It’s true that neither the South American nor the Pan American Games are organized by the Pan American Handball Federation (PHF). These are big events that are under the wings of the Organización Deportiva Suramericana (Odesur) and the Organización Deportiva Panamericana (Odepa) respectively, so it’s hard to say if they could somehow make these events match with the IHF calendar, as there are many other sports involved. That being said, it is understandable that these tournaments cannot be ‘moved’; but: a) both Odesur and Odepa have representatives from handball federations within their leaderships,  b) these are not the only competitions that don’t match the IHF dates. The Pan American Championships, which are the equivalents to the EHF Euros, are also being disputed in dates that take time off of the players scheduled holidays, and these tournaments do depend on the PFH.

So going back to what triggered this discussion, Diego Simonet has been excluded from the list of 16 players that will represent Argentina in Nuuk in a weeks time. According with a communication from the CAH, he suffered a traumatism on his right knee during the South American Games, so he won’t be able to perform in Greenland. Regardless of the reason of the injury, whether he was hit, he stepped weird or whatever, one thing’s certain: he played the Final 4 on the last weekend of May, then finished the French league on Thursday of that same week, flew to Buenos Aires and then to Bolivia in 48hs and played two matches at an altitude of 2,600 meters above the sea level. If he hadn’t injured, he’d be training today, getting ready to make a debut in the most important continental tournament next Saturday and play a minimum of 5 matches, and a maximum of 7 if Argentina reaches the semifinals. And Diego is only one of the examples. But there are at least 30 players who are part of European clubs and are also being submitted to this unhealthy rollercoaster, after a long season with their clubs.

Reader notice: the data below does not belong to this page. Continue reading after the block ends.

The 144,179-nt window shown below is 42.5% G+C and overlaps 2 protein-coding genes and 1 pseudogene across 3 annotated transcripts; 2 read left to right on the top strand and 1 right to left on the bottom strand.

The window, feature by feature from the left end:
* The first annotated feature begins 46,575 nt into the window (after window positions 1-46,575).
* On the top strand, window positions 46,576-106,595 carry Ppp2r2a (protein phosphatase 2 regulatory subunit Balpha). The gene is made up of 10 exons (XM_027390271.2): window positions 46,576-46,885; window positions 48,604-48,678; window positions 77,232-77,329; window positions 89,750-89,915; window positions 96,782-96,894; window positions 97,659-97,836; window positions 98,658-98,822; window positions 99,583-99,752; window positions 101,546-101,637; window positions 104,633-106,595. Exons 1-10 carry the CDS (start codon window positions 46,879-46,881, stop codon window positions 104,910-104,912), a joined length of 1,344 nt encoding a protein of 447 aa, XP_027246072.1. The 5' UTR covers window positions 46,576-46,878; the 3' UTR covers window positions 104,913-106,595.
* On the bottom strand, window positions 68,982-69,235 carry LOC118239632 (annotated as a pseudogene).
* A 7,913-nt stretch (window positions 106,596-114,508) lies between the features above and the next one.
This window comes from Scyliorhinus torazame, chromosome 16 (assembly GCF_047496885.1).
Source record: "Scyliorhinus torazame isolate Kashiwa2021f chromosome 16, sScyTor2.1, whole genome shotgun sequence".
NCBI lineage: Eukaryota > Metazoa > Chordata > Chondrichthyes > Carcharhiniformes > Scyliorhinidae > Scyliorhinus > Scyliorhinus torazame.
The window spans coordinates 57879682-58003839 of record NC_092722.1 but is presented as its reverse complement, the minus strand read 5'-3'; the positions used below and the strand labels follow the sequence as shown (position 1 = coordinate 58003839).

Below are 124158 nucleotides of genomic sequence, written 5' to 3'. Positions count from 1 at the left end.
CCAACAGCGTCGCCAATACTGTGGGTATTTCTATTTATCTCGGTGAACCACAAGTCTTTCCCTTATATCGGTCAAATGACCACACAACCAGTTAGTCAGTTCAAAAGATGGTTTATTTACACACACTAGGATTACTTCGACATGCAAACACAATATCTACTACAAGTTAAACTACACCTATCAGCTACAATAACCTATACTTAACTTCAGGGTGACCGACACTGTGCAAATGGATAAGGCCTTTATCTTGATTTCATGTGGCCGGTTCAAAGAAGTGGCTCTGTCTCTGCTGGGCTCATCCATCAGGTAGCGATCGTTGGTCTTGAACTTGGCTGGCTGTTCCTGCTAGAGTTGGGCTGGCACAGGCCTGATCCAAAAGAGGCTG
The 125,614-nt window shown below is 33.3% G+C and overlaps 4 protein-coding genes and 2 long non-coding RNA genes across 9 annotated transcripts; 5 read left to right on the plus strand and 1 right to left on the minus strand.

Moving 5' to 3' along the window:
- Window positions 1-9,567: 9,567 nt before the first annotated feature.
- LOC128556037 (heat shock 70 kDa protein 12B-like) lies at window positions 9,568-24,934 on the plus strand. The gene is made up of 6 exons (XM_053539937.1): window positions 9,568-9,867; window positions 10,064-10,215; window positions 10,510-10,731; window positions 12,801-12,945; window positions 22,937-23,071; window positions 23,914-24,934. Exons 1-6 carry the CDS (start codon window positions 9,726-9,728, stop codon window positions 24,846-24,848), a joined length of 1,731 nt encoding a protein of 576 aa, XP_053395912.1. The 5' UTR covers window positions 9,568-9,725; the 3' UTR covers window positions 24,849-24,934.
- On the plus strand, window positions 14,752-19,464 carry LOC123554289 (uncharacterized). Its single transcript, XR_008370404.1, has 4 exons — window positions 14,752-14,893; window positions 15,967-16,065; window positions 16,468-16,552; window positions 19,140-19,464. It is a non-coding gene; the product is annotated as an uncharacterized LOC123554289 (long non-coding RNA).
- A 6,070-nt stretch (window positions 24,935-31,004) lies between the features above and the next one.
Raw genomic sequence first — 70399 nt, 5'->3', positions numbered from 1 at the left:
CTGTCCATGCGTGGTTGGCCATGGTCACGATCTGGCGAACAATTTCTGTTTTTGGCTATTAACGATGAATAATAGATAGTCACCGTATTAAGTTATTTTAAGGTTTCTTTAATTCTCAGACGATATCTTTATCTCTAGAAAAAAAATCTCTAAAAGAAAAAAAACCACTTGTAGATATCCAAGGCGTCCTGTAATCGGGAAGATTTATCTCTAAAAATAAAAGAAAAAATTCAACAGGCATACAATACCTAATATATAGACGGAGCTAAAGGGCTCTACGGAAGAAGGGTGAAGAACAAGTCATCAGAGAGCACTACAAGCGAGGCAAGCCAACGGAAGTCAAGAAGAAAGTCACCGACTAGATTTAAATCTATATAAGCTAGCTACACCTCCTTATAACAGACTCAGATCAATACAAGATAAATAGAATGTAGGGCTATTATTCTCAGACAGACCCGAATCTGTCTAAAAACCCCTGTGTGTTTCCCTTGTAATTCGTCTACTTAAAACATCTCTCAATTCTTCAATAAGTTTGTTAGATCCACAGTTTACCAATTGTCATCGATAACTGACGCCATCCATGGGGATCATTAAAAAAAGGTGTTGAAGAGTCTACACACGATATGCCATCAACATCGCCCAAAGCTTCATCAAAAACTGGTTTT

So while most of the European athletes are resting and enjoying their holidays, the ones from this side of the world continue to work to face a competition that, thankfully for the region, has become tougher. And the only reason why it became tougher is none other than the players emigrating and improving in Europe. So if the athletes are making all of the sacrifices to improve not only for themselves, but also for their national teams, why hasn’t the PHF done its part? What’s taking them so long to move the tournaments from May-June to January and December for mens and womens respectively? Why not making them match the EHF Euro?

Probablities of handball becoming professional in any of these countries in South America are definitely very remote. A utopia. For example in Argentina, not only the lack of investment in the sport is a deficit, but also a strong foundation, planification and infrastructure. And as long as this continues to be this way, the management should accompany the athletes in the best way possible, listening to their needs and working for their development. Players of the likes of Eduarda Amorim have already voiced their discomfort with the current calendar, one that is attempting against the players’ wellbeing.